It is to be appreciated that a variety of other well-known means may be employed to facilitate the orbital motion of the platen 211. While a particular method for producing an orbital motion has been given in detail, the present invention may be practiced using a variety of techniques for orbiting the platen 211. The platen 211 is preferably orbited with a radius between about 20 mm and 5 mm. It should also be understood that while an orbital motion for the platen 211 and polishing pad is preferred, the polishing pad may also be moved in other ways, e.g. linearly or rotationally.
 With reference back to FIG. 4, a slurry may be introduced between the wafer and the polishing pad, preferably by pumping the slurry through the polishing pad directly to the wafer-polishing pad interface. A slurry that is reactive to the material being removed from the front surface of the wafer may be used to increase the removal rate of the material. A typical slurry may be SSW2000 for tungsten or SS12 for oxide; both manufactured by Cabot Microelectronics, headquartered in Aurora, Illinois. The third robot 406 may be used to take the wafer from the carrier in one of the polishing station 407 and transport the wafer to one of two buff stations 408.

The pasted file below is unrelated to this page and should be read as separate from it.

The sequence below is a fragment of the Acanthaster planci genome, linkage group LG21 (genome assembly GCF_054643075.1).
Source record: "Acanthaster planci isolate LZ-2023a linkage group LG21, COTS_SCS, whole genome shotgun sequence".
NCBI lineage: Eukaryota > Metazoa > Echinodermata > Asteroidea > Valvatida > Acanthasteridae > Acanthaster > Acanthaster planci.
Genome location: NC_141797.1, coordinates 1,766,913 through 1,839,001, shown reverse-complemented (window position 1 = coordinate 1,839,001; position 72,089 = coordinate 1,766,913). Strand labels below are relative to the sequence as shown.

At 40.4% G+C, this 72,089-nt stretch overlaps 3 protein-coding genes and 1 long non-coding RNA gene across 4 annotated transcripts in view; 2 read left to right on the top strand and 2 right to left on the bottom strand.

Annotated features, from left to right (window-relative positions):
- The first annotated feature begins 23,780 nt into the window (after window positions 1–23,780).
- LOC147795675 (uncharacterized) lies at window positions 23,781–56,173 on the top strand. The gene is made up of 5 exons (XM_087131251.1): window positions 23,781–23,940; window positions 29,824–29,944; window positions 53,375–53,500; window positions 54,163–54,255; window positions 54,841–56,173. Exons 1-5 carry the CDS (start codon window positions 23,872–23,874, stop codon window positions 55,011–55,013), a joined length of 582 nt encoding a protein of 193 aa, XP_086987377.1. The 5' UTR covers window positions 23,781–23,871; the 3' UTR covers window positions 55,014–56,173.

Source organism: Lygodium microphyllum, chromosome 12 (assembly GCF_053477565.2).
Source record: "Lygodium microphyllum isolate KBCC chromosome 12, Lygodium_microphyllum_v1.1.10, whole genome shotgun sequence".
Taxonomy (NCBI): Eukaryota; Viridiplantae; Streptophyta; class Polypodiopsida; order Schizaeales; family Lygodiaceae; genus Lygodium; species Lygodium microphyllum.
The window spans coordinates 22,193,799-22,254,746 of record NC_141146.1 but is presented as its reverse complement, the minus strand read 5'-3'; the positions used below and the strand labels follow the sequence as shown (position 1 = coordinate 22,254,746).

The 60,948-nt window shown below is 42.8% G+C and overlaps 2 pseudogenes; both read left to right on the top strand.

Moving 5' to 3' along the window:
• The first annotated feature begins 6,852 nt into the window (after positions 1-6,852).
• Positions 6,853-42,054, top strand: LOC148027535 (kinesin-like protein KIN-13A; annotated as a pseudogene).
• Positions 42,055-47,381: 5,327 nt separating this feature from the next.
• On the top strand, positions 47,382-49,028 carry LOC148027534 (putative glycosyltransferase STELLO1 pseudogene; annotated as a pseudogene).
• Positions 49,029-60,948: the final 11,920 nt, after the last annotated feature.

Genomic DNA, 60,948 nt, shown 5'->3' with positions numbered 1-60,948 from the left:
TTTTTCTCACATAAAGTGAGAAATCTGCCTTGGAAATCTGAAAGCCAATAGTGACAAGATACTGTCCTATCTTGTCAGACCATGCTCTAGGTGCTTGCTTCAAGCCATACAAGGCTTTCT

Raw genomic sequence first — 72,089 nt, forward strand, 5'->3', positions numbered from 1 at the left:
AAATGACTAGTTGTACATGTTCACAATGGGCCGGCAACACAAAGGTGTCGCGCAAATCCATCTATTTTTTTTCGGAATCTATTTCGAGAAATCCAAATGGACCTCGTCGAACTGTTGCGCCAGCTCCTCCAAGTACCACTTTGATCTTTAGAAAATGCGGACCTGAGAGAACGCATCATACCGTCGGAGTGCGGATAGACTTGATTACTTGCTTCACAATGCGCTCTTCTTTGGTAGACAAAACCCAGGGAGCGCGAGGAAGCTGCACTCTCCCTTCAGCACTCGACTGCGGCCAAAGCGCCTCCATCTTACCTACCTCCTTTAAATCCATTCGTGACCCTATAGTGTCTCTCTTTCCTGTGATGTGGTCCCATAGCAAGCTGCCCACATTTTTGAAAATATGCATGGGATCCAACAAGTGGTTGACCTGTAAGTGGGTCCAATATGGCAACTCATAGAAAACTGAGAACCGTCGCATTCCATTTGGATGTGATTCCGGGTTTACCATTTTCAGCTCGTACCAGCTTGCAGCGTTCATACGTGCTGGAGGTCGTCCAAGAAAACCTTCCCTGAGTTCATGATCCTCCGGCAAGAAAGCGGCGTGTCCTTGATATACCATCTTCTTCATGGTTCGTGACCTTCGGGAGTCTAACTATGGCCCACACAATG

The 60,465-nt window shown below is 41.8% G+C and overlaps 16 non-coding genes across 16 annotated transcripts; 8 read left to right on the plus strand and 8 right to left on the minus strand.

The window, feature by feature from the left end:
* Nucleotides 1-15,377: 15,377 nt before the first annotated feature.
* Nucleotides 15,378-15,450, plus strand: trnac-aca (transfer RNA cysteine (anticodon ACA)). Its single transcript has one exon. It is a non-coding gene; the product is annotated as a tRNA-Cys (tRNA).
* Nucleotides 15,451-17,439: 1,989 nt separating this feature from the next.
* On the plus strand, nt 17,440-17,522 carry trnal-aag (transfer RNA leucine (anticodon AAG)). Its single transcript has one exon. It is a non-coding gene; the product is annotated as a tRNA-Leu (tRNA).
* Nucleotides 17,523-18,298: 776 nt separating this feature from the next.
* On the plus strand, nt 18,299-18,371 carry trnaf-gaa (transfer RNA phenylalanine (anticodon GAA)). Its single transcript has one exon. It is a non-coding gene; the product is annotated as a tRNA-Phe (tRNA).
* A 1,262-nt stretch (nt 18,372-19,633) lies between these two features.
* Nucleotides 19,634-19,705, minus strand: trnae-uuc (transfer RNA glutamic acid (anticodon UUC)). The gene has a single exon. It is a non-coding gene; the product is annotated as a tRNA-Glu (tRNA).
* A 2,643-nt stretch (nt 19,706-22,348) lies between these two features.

FIGS. 2 and 3 illustrate a simplified view of a buffing station 408. The wafer 100 is inserted between buff pads 200 a and 200 b. The buff pads 200 a and 200 b may be made of polyurethane, have a textured surface and have a diameter of about 130 mm for a 200 mm wafer. The buff pad 200 a and 200 b may be, for example, a Politex Supreme model manufactured by Rodel Inc., headquartered in Phoenix, Ariz. The buff pads 200 a and 200 b may be connected to one or more corresponding motors 203 a and 203 b via shafts 201 a and 201 b. The motors 203 a and 203 b preferably drive the buff pads 200 a and 200 b counterclockwise at 300 rpms as shown by arrows A2 and A3. The rotation of the buff pads 200 a and 200 b will rotate the wafer 100 supported by freely rotating stanchions 202 as shown by arrow A1. Slurry 208 from a holding tank 207 may be used to wet the buffing pads 200 a and 200 b and improve the buffing process. The slurry 208 may advantageously be selected to be reactive with areas where material should be removed and less reactive with areas where material should not be removed. The slurry 208 will generally not be as reactive with the material on the front surface of the wafer as the slurry from the polishing station. Examples of slurries that may be used are SSW2000 or deionized water.